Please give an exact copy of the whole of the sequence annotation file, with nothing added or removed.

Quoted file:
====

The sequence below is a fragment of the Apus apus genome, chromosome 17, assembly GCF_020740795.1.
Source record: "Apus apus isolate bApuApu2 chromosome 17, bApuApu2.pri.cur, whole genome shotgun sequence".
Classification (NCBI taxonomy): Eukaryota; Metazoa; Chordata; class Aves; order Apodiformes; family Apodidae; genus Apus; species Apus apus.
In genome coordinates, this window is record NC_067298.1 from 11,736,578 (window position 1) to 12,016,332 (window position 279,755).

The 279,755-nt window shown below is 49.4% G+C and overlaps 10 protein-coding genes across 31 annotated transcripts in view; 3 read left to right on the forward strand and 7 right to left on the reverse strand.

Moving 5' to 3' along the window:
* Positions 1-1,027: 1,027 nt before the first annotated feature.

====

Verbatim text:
The sequence below is a fragment of the Apus apus genome, chromosome 17, assembly GCF_020740795.1.
Source record: "Apus apus isolate bApuApu2 chromosome 17, bApuApu2.pri.cur, whole genome shotgun sequence".
Classification (NCBI taxonomy): Eukaryota; Metazoa; Chordata; class Aves; order Apodiformes; family Apodidae; genus Apus; species Apus apus.
In genome coordinates, this window is record NC_067298.1 from 11,736,578 (window position 1) to 12,016,332 (window position 279,755).

The 279,755-nt window shown below is 49.4% G+C and overlaps 10 protein-coding genes across 31 annotated transcripts in view; 3 read left to right on the forward strand and 7 right to left on the reverse strand.

Moving 5' to 3' along the window:
* Positions 1-1,027: 1,027 nt before the first annotated feature.